• The youth artists from the Mayor’s Summer Youth Employment program created the art cans while earning wages and gaining employment experience. They were supported by workshop assistant Eliza Combs, and volunteers Erin Mallery and Sara Fraser.

  • Ron English proudly exhibits his mural during the dedication of the Vine Street Murals and Can-paign project.

  • Linda Holterhoff, Executive Director of Keep Cincinnati Beautiful, congratulates the project participants in front of two murals.

  • Visiting master artist and architect Huang Jian of Beijing visits the project with Ran Ren and Jan to understand the philosophy of community-based art and its practical applications in urban blight control. The mural “Love Dove” is based on a design by Cincinnati master ceramist Terri Kern and includes words that describe the ideal community (in white) and signatures by all passers by (in red) that constitute a signing of the contract to be a positive force in community.

  • The first three murals installed. Not the least of the challenges of installation of these first murals was the acceptance of the drug dealers who “owned” this block, and who were there daily while Jan and Robin painted the plywood facings and installed the murals and frames. The locals came to know the project managers by name and would greet them in friendship when on the block together. In the final phases of the project Jan asked the youth artists to interview the drug dealers for their input on the next murals to be made. They would reply simply, “Something pretty, flowers?”

  • “Rainy Day Play” shows the typical approach to mural design for this workshop. All artists names are listed on the frames, and everyone developed the image together in the workshop.

  • Robin Henderson of Keep Cincinnati Beautiful retouches the frame during installation.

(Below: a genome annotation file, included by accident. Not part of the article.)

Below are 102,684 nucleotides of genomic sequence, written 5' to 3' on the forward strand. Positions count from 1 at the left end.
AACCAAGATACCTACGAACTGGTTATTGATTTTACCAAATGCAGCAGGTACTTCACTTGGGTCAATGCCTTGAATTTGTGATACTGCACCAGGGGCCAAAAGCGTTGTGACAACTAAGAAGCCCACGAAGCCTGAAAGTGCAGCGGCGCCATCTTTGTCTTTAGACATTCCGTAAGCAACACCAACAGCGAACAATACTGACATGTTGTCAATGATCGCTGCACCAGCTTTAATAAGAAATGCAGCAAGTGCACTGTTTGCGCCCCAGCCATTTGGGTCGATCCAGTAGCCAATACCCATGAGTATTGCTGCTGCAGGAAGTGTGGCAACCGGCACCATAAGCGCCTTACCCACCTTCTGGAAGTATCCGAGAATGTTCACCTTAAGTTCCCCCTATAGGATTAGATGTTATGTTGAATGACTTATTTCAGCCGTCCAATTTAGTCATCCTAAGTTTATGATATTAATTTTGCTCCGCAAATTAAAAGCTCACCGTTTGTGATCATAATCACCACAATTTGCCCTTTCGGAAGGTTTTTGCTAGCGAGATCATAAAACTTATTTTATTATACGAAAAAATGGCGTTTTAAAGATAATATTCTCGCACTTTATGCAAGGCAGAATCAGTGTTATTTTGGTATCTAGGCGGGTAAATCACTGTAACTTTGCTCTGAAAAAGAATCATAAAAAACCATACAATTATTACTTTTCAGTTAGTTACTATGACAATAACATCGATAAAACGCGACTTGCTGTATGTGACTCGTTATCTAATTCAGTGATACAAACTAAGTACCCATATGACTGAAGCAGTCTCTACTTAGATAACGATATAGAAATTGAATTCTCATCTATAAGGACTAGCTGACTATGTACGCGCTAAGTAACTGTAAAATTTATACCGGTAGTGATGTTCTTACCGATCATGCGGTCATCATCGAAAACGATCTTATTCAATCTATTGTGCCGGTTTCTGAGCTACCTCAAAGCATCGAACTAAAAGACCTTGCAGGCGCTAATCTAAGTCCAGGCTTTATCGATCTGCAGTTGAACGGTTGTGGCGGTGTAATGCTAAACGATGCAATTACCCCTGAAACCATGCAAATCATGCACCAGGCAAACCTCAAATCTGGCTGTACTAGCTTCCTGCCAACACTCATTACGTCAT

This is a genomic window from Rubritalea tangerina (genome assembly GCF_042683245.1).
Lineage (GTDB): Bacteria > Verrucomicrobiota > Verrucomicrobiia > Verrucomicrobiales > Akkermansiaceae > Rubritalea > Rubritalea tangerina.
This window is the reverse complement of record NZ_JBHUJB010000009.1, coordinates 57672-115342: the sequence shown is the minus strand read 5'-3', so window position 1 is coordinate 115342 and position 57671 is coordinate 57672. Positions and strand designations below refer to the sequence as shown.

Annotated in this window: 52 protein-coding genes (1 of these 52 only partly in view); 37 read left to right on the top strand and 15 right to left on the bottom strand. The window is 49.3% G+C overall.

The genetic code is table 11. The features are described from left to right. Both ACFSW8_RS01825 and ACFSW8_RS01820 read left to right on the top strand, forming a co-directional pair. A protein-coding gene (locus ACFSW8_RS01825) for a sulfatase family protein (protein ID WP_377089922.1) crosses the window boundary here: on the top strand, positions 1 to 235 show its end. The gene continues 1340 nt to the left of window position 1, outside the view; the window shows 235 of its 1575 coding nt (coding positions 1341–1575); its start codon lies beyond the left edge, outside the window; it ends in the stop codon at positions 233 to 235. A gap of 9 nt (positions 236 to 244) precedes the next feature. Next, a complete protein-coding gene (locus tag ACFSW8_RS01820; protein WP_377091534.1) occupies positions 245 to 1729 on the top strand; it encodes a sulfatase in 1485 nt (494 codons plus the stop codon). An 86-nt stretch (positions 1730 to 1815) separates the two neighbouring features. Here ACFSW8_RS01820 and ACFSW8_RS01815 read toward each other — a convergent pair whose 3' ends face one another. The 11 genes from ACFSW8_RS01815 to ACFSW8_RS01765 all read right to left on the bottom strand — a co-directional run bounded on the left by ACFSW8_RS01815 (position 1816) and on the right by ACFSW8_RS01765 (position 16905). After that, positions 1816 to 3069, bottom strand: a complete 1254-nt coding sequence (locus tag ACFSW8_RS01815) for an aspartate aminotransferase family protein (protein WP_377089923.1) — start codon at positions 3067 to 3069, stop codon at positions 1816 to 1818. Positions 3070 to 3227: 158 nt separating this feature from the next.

• A local poses on his lunch break in front of “Like Father Like Daughter.”

  • “Flower Flurry” used rubber stamps to provide detail in this design.

  • Victoria Allen, volunteer, retouches the frame of “Any Ordinary Day.”

  • “City Living”

  • A design by student artist Cortez Bailey decorates the façade of an abandoned nightclub.

  • The impact of the artworks on the Vine Street corridor successfully provided positive presence just prior to the migration of art students and faculty of the Art Academy of Cincinnati to the OTR streets. Jan, a graduate of ACC, felt that introduction of art to the neighborhood prior to this social change, was an important part of her mission with the project.

  • Ron English dropped into the workshop and asked Jan for help in creating his first mural. She watched him as he made his scribble drawing portraits of presidents and common folks, and asked him what he’d like to say with a public mural. Ron provided the words on his mural, Jan laid out the border on vinyl canvas and painted the letter and stars for Ron.

  • Jan invited Ron back to the workshop where he did his portrait drawing on the center panel. Jan completed the design by adding his words and the stars on the border. Ron owns the mural which was displayed for several weeks at the Contact Center on Vine Street.

  • Ron English with David Pepper at the Dedication of the Vine Street and Can-Paign project

  • Detail of “Love Dove” and the textual elements.